We have all heard the general interview drill: do your research on the company, have your resume printed, prepare a few questions, look presentable, turn your cell phone off, relax a little and do NOT wear perfume or cologne. However, if you have never interviewed, or if it has been some time since your last interview, behavioral questions have recently come into popularity. Behavioral interview questions, in a nutshell, are when the interviewer interacts with your resume. They want to see beyond what you included on paper, to challenges, triumphs and other significant events. The questions help bring your experience to life for someone who most likely does not know anything about you, so you need to be prepared to tell your side of the story. Here are the top 3 behavioral interview questions, and strategies to help you navigate them.
“So, please, tell us about a time when you…”
…worked effectively under pressure.
This question should be easy to grab from experience be it school projects or 10 years in management. Let’s face it, not everything in life is easy, but how we handle it can help define who we are. Brainstorm a few projects that you have worked on that had deadlines with specific deliverables due. How did you complete these tasks? You should be able to look back and reflect on how you prioritized, delegated or improvised to meet the end goal. If you really want to be prepared, look at the flip side and how you did not meet your goal. How did you deal with adversity or failure? You can talk about how you bounced back for success.
…handled a difficult co-worker/ manager/ customer.
If you tell your interviewer that you have never come across someone who was difficult, high strung, high maintenance or demanding in an unproductive way, they will know you are lying. Even if the person is someone you worked with on a school project, that would be experience enough. How did you work with this person to get your job done? What challenges did you face with them/ your incompatibility, and how did you find ways to get over the issues? These questions could be applied to both co-workers and managers in similar ways. With difficult customers, it is important to see how you handled their problem effectively. How did you diffuse the situation so that you could fix their issue? Did you effectively escalate any issues to managers if they only wanted to speak to someone else? Did they leave wanting to purchase a good/ service from your company again?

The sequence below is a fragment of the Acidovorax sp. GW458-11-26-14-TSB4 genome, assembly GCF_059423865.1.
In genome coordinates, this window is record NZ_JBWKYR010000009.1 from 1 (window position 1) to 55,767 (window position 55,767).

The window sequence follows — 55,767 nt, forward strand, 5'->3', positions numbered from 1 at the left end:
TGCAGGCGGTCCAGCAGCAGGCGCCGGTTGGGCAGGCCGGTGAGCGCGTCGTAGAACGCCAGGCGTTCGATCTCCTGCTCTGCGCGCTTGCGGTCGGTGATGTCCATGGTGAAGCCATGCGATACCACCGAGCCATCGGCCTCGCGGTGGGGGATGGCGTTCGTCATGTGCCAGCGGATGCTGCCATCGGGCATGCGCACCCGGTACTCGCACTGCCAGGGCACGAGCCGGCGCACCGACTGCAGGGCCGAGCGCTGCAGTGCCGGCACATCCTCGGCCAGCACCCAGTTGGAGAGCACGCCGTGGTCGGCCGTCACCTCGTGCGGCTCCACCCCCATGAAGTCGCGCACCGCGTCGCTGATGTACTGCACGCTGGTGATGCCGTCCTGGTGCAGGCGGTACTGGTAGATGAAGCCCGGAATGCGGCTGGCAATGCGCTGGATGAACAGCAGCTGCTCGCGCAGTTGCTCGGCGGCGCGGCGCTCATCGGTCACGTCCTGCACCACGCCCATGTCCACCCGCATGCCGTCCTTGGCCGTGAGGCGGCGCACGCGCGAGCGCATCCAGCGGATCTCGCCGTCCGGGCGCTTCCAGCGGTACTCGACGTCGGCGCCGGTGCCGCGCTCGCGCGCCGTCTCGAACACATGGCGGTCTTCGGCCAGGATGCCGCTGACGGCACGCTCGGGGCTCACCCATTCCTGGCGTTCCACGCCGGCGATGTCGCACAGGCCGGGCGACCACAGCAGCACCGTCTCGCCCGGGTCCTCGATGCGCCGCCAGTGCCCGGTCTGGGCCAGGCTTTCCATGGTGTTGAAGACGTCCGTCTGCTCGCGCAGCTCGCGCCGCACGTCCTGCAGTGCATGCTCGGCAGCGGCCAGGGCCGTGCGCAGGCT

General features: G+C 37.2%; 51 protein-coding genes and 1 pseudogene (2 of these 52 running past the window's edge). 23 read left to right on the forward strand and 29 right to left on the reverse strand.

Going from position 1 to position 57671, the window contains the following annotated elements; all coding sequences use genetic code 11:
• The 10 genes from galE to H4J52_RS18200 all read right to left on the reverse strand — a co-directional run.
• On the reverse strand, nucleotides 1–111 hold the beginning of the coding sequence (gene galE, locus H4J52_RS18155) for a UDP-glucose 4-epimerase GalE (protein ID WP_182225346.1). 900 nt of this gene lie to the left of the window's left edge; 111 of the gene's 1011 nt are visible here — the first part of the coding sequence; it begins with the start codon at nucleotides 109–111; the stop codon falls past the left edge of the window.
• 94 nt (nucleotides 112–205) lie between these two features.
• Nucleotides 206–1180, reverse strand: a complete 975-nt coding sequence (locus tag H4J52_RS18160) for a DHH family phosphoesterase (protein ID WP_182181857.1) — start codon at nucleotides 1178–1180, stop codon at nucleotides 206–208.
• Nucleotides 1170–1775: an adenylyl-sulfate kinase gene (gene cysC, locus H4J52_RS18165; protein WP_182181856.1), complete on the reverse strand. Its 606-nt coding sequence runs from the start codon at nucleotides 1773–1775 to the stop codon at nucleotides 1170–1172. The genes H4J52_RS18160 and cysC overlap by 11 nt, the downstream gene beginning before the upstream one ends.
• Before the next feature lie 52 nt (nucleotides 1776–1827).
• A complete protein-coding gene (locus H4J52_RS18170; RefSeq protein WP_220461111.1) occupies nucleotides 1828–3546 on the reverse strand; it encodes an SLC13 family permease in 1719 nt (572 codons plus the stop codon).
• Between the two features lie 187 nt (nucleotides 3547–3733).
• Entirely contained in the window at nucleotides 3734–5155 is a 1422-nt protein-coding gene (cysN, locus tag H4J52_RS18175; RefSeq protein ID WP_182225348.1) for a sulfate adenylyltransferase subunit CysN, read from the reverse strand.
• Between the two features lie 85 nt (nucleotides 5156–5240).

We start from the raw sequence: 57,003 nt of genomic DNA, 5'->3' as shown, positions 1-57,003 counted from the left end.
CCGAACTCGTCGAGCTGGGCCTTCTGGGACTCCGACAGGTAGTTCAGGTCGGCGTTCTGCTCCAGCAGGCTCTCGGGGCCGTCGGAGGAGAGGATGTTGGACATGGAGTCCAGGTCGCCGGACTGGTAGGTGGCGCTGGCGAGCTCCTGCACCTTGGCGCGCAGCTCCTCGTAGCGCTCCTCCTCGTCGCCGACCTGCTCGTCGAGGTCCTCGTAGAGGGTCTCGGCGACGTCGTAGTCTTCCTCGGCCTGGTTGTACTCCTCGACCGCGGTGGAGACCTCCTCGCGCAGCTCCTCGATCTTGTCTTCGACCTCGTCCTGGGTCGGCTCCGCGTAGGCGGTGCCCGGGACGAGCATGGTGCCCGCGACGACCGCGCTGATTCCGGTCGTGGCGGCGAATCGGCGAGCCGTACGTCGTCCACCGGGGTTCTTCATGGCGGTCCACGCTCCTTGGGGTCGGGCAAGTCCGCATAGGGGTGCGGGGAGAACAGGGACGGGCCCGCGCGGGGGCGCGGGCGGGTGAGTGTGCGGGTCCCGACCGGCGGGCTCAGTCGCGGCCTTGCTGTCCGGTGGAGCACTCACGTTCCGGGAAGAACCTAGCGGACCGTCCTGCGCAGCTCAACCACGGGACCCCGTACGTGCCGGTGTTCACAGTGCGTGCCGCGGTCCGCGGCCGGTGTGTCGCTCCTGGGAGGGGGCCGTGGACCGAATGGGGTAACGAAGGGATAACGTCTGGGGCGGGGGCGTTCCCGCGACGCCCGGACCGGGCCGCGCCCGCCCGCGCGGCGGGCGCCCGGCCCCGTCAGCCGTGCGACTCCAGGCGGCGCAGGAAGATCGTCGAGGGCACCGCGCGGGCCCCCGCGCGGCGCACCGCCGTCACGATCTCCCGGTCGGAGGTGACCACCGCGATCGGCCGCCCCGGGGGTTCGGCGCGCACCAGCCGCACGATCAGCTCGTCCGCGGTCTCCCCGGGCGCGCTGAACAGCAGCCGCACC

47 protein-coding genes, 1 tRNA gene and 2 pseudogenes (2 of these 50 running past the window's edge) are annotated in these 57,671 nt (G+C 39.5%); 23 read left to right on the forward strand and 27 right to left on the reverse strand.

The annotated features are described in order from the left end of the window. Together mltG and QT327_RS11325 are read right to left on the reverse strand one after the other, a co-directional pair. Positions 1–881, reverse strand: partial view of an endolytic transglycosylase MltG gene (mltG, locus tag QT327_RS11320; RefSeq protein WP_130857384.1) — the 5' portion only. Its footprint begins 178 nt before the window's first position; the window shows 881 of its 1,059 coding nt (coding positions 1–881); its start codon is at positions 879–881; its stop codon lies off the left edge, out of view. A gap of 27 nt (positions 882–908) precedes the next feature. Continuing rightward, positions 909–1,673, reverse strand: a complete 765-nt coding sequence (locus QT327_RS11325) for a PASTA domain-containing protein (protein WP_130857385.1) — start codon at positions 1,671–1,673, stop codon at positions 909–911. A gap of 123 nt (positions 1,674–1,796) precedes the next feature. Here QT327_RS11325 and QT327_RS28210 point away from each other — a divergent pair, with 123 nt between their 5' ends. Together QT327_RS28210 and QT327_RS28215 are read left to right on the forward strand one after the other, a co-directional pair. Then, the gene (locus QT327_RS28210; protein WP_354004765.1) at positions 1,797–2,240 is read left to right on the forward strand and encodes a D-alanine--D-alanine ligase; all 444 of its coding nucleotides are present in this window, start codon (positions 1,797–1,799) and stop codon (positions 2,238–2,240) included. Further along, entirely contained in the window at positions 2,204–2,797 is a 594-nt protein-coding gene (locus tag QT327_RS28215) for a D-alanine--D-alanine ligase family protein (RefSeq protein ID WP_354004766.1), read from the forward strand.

…were creative in solving a problem.
There is more than one way to cross a river, so tell your interviewer how you made it across! I used to enter data at my last company. When I found inefficiencies, I decided to do independent reporting to see where the gaps were. I was then able to cut down the time it took to do one part of my job so that I could more effectively do the rest. How did you look at inefficient processes, complex projects or status quo programs and change them for the better? You have done more than you initially think!
We hope that you have enjoyed the third installment focused on helping experienced professionals get back in the game through priority setting, job searching and interviewing! Just don’t forget to write that thank you note…
Author: Elyse Lopez